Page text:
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What some photographers choose to do is record in Adobe RGB since it has a wider color gamut than sRGB and then save in sRGB color space to display or print since more devices are capable of using sRGB. It’s like recording in RAW for capturing a full range of exposure info and then saving as a JPEG.
Now, if we’re capturing a 12 or 14 bit RAW uncompressed image file with Adobe RGB color space, we should be using a monitor that is fully capable of reading and displaying that range (or gamut) of information. As a general rule of thumb, it’s best to record and edit in the highest quality possible and then convert down as needed.
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As far as the post processing and video editing programs available, I like to recommend that we should be using one that is full featured and actually capable of doing more than we need right now. Many of the top programs are offered with periodic upgrades with some being sold in a subscription model that continuously updates for improvements and new features.
Top Color Gamut Monitor Choices
There is a new style of computer monitor being used by graphic designers, photographers, and videographers. High resolution, ultra wide screen, large, curved screen monitors are some of the best things for advanced digital photographers.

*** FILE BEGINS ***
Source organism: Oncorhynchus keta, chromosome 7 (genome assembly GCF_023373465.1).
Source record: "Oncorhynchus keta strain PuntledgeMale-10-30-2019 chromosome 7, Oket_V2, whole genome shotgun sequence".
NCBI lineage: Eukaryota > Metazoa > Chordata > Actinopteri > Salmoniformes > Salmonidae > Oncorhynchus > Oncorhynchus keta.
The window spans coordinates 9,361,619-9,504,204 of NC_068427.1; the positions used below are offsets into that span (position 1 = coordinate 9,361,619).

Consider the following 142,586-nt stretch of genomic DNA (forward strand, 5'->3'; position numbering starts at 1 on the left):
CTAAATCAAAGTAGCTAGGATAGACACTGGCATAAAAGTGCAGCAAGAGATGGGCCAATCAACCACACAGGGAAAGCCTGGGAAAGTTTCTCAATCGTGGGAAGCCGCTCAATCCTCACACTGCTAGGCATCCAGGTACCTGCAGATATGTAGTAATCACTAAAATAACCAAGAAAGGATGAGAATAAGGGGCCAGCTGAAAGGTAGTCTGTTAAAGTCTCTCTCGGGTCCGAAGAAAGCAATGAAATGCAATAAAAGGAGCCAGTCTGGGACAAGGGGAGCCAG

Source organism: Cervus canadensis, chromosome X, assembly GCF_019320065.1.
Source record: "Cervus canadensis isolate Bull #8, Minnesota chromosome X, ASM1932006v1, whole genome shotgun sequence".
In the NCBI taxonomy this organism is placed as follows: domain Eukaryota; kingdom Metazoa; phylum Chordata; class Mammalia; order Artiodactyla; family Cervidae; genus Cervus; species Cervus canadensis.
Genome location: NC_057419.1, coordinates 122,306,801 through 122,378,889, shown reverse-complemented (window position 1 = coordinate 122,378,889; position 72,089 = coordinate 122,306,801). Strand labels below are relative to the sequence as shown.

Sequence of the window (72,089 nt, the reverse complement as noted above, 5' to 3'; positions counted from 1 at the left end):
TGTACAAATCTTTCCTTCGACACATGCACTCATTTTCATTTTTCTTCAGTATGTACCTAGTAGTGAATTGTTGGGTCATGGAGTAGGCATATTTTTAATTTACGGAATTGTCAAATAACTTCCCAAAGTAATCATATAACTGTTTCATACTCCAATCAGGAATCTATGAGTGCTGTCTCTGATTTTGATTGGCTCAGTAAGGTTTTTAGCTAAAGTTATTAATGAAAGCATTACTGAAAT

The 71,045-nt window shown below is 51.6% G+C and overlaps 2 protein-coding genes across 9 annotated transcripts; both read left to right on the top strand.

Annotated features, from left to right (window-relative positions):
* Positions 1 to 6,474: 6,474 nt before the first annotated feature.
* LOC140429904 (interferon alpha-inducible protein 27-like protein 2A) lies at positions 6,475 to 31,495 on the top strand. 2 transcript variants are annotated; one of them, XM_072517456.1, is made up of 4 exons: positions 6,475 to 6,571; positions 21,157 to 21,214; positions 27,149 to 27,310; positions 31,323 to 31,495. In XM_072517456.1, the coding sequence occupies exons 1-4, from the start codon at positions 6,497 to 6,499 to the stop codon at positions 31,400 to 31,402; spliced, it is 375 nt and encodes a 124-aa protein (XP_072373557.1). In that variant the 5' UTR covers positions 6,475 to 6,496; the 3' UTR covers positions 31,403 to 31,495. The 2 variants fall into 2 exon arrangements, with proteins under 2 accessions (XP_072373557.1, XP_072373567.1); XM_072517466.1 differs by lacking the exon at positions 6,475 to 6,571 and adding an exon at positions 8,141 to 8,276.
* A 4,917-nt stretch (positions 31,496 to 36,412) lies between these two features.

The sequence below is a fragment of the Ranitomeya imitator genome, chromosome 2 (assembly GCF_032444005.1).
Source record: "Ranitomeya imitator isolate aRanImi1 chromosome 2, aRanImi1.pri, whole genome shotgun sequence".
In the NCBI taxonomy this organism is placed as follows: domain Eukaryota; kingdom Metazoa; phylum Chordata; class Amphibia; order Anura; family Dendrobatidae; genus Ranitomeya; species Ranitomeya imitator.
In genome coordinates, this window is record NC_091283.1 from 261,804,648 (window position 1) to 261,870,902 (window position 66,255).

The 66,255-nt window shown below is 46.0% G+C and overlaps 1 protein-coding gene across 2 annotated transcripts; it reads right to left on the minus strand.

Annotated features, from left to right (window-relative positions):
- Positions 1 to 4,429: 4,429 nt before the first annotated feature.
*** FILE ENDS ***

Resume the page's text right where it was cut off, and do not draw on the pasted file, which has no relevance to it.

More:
ViewSonic makes two that are extremely high quality while remaining reasonably priced, the VP3881 38” monitor and the VP3481 34” monitor. These monitors are so good and affordable that you could even set up a dual monitor editing studio. I did this for my own editing studio and I can’t stop talking about it.
If a dual monitor studio isn’t an option, the main two differences between the VP3881 38” and the VP3481 34” monitors are the volume of screen size and the price. While 4 inches doesn’t sound like much difference, when you consider the total volume of area, there is an obvious difference. Also, the 34” version is about 2/3rds the price of the 38” monitor which might ease the decision to upgrade from the laptop monitor.
Some of the things that influenced my choice of ViewSonic monitors are their
super high resolution which shows all the detail in our photo and video files, the ability to tile programs which eases our editing workflow, and the curved ultra wide screens which provide an immersive viewing experience and greatly reduces eye strain.
The color gamut is absolutely amazing. ViewSonic has made these monitors with the ability to accurately read and display 4.39 trillion colors. Basically, the color gamut monitor capability surpasses our own eyesight. So, we can edit with full confidence that we can see all the sharpness and color we need for superior results.
Color Gamut is Another Tool
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Knowing all about the color gamut we’re using in our camera, post processing programs, and external monitors, we have yet one tool for making our photos and videos show exactly what we intended. It’s more important to upgrade our skills and knowledge than any equipment upgrade, but it doesn’t hurt to also have high quality gear.